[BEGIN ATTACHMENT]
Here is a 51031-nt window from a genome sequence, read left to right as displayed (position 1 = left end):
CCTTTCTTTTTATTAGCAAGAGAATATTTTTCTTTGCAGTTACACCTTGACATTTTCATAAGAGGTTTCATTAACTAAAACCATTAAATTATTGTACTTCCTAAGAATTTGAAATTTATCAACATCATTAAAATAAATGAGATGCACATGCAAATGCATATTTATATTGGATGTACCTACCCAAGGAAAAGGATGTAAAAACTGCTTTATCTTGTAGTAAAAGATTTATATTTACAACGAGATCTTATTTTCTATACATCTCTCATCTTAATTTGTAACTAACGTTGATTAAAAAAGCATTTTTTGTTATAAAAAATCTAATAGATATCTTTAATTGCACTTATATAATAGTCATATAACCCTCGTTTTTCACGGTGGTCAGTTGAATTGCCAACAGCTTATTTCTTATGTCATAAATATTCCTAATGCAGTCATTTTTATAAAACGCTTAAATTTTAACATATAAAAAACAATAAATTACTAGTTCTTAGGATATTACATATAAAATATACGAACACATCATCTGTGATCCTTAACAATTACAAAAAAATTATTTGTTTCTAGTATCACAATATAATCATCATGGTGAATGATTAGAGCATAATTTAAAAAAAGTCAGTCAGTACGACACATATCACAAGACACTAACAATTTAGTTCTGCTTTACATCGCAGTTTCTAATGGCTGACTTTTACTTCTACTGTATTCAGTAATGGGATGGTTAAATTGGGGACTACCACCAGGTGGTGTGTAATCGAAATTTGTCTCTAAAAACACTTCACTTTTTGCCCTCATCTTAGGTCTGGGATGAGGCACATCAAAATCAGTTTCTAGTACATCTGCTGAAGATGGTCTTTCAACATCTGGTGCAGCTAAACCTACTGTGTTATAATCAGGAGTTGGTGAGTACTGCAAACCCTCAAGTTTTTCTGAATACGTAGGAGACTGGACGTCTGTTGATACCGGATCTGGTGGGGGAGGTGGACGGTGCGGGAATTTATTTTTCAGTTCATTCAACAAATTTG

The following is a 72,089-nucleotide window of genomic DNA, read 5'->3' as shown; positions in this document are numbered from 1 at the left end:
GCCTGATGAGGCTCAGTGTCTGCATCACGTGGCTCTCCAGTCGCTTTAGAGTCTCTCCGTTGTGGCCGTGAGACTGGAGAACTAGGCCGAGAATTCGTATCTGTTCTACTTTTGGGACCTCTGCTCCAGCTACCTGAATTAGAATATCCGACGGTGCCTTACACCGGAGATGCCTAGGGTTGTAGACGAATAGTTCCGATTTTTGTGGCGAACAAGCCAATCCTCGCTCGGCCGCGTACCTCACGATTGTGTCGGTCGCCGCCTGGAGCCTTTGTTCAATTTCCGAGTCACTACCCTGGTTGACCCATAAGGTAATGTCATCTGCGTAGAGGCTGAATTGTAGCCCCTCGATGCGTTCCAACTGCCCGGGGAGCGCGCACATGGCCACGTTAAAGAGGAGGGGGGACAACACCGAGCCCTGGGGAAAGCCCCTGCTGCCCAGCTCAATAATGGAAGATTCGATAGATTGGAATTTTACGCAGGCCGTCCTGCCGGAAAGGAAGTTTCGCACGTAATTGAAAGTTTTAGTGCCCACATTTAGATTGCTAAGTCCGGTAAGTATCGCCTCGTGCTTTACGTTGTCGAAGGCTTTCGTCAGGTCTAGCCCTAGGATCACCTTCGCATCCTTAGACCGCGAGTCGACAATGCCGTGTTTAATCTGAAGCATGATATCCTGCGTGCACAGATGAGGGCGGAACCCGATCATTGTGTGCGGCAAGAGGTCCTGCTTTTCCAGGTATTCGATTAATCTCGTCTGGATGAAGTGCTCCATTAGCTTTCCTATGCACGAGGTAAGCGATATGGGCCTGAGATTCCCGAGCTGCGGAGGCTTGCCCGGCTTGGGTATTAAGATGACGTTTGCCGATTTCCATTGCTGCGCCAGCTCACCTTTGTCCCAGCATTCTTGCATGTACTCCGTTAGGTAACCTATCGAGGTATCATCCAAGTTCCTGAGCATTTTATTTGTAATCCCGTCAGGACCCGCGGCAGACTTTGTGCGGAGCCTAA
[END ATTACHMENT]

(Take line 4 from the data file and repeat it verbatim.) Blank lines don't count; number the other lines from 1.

GCCTGATGAGGCTCAGTGTCTGCATCACGTGGCTCTCCAGTCGCTTTAGAGTCTCTCCGTTGTGGCCGTGAGACTGGAGAACTAGGCCGAGAATTCGTATCTGTTCTACTTTTGGGACCTCTGCTCCAGCTACCTGAATTAGAATATCCGACGGTGCCTTACACCGGAGATGCCTAGGGTTGTAGACGAATAGTTCCGATTTTTGTGGCGAACAAGCCAATCCTCGCTCGGCCGCGTACCTCACGATTGTGTCGGTCGCCGCCTGGAGCCTTTGTTCAATTTCCGAGTCACTACCCTGGTTGACCCATAAGGTAATGTCATCTGCGTAGAGGCTGAATTGTAGCCCCTCGATGCGTTCCAACTGCCCGGGGAGCGCGCACATGGCCACGTTAAAGAGGAGGGGGGACAACACCGAGCCCTGGGGAAAGCCCCTGCTGCCCAGCTCAATAATGGAAGATTCGATAGATTGGAATTTTACGCAGGCCGTCCTGCCGGAAAGGAAGTTTCGCACGTAATTGAAAGTTTTAGTGCCCACATTTAGATTGCTAAGTCCGGTAAGTATCGCCTCGTGCTTTACGTTGTCGAAGGCTTTCGTCAGGTCTAGCCCTAGGATCACCTTCGCATCCTTAGACCGCGAGTCGACAATGCCGTGTTTAATCTGAAGCATGATATCCTGCGTGCACAGATGAGGGCGGAACCCGATCATTGTGTGCGGCAAGAGGTCCTGCTTTTCCAGGTATTCGATTAATCTCGTCTGGATGAAGTGCTCCATTAGCTTTCCTATGCACGAGGTAAGCGATATGGGCCTGAGATTCCCGAGCTGCGGAGGCTTGCCCGGCTTGGGTATTAAGATGACGTTTGCCGATTTCCATTGCTGCGCCAGCTCACCTTTGTCCCAGCATTCTTGCATGTACTCCGTTAGGTAACCTATCGAGGTATCATCCAAGTTCCTGAGCATTTTATTTGTAATCCCGTCAGGACCCGCGGCAGACTTTGTGCGGAGCCTAA